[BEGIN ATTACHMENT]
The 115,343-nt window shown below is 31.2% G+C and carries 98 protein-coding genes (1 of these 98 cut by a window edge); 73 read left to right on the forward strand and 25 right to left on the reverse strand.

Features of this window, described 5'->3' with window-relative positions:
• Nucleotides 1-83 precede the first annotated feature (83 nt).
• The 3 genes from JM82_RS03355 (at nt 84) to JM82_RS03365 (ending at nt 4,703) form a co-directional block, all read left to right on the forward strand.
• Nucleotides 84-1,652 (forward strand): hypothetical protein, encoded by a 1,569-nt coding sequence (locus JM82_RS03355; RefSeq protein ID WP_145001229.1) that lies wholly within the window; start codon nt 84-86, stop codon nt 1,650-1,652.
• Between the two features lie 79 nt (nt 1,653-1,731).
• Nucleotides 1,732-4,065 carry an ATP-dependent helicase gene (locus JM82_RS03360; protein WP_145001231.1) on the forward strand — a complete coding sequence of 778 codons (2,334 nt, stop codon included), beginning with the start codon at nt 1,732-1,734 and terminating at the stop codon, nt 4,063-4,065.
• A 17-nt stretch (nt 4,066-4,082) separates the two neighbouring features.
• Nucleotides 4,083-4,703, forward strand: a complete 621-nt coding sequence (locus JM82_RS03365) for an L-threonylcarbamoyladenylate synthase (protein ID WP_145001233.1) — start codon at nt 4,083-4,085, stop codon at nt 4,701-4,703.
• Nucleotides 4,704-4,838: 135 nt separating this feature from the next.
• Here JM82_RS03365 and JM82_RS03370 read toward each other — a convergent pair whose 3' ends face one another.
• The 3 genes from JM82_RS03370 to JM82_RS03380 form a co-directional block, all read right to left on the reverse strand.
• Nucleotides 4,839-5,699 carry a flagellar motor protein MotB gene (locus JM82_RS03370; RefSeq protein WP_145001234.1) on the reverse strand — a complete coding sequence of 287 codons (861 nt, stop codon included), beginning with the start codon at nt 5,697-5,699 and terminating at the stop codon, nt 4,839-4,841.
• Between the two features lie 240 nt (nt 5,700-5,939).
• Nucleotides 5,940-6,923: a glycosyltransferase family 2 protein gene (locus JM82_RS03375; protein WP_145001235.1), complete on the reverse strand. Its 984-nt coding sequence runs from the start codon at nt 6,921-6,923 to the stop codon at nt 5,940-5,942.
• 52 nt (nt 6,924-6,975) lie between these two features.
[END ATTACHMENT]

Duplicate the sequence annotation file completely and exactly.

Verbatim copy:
The 115,343-nt window shown below is 31.2% G+C and carries 98 protein-coding genes (1 of these 98 cut by a window edge); 73 read left to right on the forward strand and 25 right to left on the reverse strand.

Features of this window, described 5'->3' with window-relative positions:
• Nucleotides 1-83 precede the first annotated feature (83 nt).
• The 3 genes from JM82_RS03355 (at nt 84) to JM82_RS03365 (ending at nt 4,703) form a co-directional block, all read left to right on the forward strand.
• Nucleotides 84-1,652 (forward strand): hypothetical protein, encoded by a 1,569-nt coding sequence (locus JM82_RS03355; RefSeq protein ID WP_145001229.1) that lies wholly within the window; start codon nt 84-86, stop codon nt 1,650-1,652.
• Between the two features lie 79 nt (nt 1,653-1,731).
• Nucleotides 1,732-4,065 carry an ATP-dependent helicase gene (locus JM82_RS03360; protein WP_145001231.1) on the forward strand — a complete coding sequence of 778 codons (2,334 nt, stop codon included), beginning with the start codon at nt 1,732-1,734 and terminating at the stop codon, nt 4,063-4,065.
• A 17-nt stretch (nt 4,066-4,082) separates the two neighbouring features.
• Nucleotides 4,083-4,703, forward strand: a complete 621-nt coding sequence (locus JM82_RS03365) for an L-threonylcarbamoyladenylate synthase (protein ID WP_145001233.1) — start codon at nt 4,083-4,085, stop codon at nt 4,701-4,703.
• Nucleotides 4,704-4,838: 135 nt separating this feature from the next.
• Here JM82_RS03365 and JM82_RS03370 read toward each other — a convergent pair whose 3' ends face one another.
• The 3 genes from JM82_RS03370 to JM82_RS03380 form a co-directional block, all read right to left on the reverse strand.
• Nucleotides 4,839-5,699 carry a flagellar motor protein MotB gene (locus JM82_RS03370; RefSeq protein WP_145001234.1) on the reverse strand — a complete coding sequence of 287 codons (861 nt, stop codon included), beginning with the start codon at nt 5,697-5,699 and terminating at the stop codon, nt 4,839-4,841.
• Between the two features lie 240 nt (nt 5,700-5,939).
• Nucleotides 5,940-6,923: a glycosyltransferase family 2 protein gene (locus JM82_RS03375; protein WP_145001235.1), complete on the reverse strand. Its 984-nt coding sequence runs from the start codon at nt 6,921-6,923 to the stop codon at nt 5,940-5,942.
• 52 nt (nt 6,924-6,975) lie between these two features.